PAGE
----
Anyone who has ever gazed up at a clear, dark sky far from the blinding lights of a city is stunned by the number of stars he can see. But did you ever wonder just how many that is?
If you're like most stargazers, your response to that question might be to paraphrase the late Carl Sagan and say that there are "billions and billions." But that's just a guess; you really don't know. So why not count them? easier as well.
, a pen, a notepad, a calculator and a nice clear, dark sky.
Place the tube up to your eye and aim it skyward. Holding it still, count the stars you see and record that number. Now do the same for seven other spots randomly scattered around the entire sky. When you're finished, add all eight numbers together, and multiply that sum by 10.
That's it. That's the approximate number of stars you can see with your eye from that location on that night.
Now if your answer to my question was, indeed, "billions and billions," you're in for a shock, because, on even the clearest and darkest of nights, the best eyes can see at most only two or three thousand stars.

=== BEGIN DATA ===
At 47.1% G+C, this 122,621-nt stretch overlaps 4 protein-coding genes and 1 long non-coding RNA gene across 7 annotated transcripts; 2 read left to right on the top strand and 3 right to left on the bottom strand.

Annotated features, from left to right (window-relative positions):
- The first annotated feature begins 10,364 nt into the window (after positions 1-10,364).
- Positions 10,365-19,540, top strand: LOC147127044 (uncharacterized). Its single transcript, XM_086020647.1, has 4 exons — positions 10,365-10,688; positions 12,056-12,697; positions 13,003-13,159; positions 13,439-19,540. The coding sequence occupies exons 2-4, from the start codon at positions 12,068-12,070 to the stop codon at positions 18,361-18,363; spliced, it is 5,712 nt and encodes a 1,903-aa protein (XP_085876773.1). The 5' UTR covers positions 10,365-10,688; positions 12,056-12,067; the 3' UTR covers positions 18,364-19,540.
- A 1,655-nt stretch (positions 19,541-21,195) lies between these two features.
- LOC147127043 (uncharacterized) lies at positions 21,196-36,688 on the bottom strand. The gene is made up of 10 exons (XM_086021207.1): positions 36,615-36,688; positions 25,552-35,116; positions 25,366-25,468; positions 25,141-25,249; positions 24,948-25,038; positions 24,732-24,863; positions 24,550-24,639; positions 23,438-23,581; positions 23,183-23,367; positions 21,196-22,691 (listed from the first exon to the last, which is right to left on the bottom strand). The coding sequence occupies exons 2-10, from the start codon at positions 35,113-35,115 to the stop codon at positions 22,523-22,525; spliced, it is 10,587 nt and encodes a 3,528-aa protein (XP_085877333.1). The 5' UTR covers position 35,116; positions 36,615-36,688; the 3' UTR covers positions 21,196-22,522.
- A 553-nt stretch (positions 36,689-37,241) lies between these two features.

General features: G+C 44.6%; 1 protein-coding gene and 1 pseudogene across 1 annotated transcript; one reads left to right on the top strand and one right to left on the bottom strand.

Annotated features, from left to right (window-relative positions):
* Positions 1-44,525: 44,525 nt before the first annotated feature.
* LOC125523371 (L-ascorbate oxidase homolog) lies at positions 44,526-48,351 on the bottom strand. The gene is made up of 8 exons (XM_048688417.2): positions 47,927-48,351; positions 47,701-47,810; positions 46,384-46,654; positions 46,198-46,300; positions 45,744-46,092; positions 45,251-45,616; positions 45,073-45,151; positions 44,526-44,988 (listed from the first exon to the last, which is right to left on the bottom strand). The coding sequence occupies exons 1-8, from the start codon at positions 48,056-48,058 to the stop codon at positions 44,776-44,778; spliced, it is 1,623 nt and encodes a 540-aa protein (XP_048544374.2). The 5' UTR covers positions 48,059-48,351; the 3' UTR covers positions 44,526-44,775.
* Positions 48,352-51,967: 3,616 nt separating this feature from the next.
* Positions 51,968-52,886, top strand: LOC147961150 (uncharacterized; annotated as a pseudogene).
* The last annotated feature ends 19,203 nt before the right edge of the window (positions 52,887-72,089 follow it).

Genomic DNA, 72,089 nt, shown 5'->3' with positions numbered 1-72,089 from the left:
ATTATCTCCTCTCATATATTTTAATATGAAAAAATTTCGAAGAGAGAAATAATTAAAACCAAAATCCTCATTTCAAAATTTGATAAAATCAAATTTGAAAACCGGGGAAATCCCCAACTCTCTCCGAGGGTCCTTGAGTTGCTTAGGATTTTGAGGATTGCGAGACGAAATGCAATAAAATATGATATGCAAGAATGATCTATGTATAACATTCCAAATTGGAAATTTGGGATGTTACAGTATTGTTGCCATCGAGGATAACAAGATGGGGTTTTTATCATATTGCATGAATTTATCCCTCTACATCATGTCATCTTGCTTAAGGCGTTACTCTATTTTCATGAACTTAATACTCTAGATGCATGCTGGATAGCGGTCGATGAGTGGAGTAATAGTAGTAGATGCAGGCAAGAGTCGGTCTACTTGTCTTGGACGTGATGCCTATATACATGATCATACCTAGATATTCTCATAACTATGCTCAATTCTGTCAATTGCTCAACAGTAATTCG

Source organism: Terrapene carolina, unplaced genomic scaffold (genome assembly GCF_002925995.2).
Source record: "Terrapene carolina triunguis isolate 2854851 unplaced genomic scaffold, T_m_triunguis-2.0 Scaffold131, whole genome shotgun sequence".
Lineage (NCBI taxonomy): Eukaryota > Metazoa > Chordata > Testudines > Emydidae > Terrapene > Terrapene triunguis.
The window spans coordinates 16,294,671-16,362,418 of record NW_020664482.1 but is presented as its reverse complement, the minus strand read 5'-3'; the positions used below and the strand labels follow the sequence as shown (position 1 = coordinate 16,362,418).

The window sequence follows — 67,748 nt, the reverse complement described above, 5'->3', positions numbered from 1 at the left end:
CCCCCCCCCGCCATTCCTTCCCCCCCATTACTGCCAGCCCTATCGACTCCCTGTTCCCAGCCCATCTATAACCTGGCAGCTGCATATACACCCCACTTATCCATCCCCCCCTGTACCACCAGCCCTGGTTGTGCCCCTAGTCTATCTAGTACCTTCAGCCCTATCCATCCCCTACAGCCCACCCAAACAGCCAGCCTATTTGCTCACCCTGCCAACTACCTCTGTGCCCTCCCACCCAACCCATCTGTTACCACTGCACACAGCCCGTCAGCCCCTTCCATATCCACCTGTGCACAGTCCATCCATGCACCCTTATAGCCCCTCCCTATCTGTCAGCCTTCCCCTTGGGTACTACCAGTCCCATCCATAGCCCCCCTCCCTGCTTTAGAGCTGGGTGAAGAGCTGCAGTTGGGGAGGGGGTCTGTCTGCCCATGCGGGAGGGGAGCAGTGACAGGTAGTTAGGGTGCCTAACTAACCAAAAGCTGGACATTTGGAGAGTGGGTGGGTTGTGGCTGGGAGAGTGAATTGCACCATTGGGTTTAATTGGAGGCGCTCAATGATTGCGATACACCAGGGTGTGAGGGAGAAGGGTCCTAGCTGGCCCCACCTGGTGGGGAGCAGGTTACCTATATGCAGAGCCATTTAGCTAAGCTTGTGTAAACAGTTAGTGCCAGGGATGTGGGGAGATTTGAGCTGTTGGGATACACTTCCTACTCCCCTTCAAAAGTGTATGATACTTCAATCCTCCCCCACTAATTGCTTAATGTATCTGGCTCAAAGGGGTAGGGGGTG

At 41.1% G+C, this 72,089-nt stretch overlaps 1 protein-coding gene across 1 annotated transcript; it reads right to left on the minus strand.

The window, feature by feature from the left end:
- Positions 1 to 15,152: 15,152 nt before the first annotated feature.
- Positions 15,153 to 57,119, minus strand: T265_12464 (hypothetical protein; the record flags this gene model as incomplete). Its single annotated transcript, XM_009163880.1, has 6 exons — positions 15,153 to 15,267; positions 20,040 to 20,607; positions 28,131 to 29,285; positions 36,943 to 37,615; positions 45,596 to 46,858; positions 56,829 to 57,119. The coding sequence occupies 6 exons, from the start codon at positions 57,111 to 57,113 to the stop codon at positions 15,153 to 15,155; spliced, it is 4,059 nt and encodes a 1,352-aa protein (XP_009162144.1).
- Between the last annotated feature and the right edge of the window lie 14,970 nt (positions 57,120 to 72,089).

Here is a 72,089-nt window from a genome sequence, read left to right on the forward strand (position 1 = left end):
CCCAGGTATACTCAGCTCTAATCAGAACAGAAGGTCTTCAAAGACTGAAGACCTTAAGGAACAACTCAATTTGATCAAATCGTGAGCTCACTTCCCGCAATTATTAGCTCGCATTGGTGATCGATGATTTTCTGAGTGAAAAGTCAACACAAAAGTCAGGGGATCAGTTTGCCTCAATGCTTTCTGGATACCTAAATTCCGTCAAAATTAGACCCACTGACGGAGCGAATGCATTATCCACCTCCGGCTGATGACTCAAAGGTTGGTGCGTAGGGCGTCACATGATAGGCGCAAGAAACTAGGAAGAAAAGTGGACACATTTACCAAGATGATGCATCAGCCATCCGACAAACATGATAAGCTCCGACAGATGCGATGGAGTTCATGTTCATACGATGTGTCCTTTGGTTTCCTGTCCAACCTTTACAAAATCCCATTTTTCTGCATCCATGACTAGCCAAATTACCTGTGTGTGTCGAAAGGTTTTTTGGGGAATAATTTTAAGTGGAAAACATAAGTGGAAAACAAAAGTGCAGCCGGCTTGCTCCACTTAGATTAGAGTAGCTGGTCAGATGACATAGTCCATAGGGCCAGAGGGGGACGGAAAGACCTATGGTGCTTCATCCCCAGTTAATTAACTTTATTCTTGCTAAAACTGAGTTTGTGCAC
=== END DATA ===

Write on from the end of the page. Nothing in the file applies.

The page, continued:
It is a remarkable illusion that Mother Nature has performed for us, but it shouldn't be that surprising. The next time you look up at night, pay attention to how little of the sky is taken up by those points of light we call stars. The sky consists mostly of darkness rather than stars.
In fact, if we could remove the dark portions of the sky and squeeze all the stars together, we'd see just how few and faint they really are. We'd be left with a single "star" not much larger or brighter than the planet Venus.And to get a real sense of just how devastating light pollution from cities has been on our view of the heavens, try this counting exercise both from a dark rural location and from within or near a city. I suspect you'll be equally shocked!